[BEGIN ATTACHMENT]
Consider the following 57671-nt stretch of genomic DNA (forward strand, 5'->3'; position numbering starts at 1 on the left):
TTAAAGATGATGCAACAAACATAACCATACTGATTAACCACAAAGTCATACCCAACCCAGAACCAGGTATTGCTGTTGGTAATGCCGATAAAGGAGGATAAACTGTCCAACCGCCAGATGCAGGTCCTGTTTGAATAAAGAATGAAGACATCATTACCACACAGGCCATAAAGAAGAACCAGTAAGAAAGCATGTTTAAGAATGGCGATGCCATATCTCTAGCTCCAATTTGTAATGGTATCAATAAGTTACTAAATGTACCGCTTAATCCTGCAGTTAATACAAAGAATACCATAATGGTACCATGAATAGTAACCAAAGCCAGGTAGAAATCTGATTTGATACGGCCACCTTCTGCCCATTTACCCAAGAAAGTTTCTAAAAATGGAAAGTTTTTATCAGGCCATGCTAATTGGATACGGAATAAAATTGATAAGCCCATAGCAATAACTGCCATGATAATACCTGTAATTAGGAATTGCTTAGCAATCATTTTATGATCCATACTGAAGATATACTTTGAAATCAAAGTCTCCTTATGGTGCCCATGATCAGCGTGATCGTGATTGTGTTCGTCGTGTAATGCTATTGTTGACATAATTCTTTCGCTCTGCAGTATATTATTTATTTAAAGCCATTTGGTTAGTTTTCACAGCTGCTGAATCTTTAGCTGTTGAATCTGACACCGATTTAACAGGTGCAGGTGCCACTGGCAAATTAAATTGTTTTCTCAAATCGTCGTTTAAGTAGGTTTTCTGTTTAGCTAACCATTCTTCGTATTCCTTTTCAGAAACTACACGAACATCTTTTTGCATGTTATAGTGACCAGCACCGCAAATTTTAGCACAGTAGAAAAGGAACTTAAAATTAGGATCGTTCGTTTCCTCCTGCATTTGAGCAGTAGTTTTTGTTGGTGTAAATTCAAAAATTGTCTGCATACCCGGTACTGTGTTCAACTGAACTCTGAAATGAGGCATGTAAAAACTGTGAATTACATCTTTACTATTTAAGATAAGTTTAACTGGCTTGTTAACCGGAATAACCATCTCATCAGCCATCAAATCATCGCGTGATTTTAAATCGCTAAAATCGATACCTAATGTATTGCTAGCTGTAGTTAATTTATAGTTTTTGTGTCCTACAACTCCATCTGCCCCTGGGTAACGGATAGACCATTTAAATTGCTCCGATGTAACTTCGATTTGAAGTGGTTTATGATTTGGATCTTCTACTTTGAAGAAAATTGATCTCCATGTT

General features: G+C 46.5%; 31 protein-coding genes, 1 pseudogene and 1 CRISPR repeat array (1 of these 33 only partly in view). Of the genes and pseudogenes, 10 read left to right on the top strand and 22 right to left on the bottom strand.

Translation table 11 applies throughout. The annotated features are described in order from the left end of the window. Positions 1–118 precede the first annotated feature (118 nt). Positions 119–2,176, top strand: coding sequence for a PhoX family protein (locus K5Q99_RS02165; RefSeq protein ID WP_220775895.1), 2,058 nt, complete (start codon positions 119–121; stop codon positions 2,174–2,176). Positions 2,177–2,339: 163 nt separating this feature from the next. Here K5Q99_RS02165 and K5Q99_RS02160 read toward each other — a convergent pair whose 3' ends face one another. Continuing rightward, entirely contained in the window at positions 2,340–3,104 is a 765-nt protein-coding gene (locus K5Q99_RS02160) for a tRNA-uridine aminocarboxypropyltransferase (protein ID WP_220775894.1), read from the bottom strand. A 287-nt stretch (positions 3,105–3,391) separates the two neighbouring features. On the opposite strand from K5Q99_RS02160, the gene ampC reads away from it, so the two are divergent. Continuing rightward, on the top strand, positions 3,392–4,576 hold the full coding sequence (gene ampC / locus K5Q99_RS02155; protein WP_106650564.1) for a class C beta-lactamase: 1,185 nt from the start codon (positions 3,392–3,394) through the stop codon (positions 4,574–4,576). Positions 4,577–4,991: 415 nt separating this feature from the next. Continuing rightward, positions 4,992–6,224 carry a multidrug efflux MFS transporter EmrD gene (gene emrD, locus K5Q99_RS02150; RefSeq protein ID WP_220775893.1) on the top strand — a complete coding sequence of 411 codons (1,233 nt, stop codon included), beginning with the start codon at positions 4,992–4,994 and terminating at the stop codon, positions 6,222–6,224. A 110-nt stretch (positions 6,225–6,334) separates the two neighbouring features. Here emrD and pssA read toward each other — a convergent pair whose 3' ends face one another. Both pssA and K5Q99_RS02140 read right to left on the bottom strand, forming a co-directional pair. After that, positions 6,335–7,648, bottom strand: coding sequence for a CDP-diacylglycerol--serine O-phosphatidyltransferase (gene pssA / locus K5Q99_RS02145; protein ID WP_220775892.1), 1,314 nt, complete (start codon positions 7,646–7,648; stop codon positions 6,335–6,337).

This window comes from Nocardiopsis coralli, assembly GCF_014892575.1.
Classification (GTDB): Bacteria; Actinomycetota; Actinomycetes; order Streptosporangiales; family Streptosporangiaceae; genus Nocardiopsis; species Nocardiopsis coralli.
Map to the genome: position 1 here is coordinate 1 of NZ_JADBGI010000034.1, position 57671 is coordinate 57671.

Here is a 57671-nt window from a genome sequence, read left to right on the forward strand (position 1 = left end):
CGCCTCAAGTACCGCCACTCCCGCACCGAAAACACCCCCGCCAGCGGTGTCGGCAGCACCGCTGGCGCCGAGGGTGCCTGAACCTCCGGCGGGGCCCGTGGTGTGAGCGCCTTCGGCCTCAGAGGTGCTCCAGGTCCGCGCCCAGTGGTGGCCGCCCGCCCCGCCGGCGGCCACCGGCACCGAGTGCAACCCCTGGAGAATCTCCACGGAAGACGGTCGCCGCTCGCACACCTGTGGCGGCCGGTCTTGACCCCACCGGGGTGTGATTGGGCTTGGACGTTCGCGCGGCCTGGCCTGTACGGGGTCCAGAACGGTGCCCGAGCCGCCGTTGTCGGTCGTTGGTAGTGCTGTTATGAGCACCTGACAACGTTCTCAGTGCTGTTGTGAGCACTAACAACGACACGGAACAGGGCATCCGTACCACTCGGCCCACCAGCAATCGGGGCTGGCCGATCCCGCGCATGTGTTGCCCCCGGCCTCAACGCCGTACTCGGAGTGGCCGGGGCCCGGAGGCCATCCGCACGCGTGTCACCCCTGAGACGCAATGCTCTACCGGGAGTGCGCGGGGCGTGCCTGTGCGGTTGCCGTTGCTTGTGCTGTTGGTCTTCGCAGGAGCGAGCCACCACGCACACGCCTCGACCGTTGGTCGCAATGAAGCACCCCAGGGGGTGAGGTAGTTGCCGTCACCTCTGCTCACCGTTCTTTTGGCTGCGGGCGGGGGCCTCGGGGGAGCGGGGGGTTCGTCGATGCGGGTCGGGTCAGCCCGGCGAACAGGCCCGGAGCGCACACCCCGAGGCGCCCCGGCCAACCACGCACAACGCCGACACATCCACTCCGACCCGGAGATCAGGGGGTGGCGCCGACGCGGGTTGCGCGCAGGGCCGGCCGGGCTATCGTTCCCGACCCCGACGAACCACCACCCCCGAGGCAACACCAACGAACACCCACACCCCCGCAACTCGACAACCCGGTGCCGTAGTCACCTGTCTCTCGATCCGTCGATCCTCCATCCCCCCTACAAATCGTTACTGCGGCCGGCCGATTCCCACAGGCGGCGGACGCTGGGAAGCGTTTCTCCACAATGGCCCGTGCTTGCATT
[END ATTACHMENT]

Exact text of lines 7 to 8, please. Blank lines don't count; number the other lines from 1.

Map to the genome: position 1 here is coordinate 1 of NZ_JADBGI010000034.1, position 57671 is coordinate 57671.

Here is a 57671-nt window from a genome sequence, read left to right on the forward strand (position 1 = left end):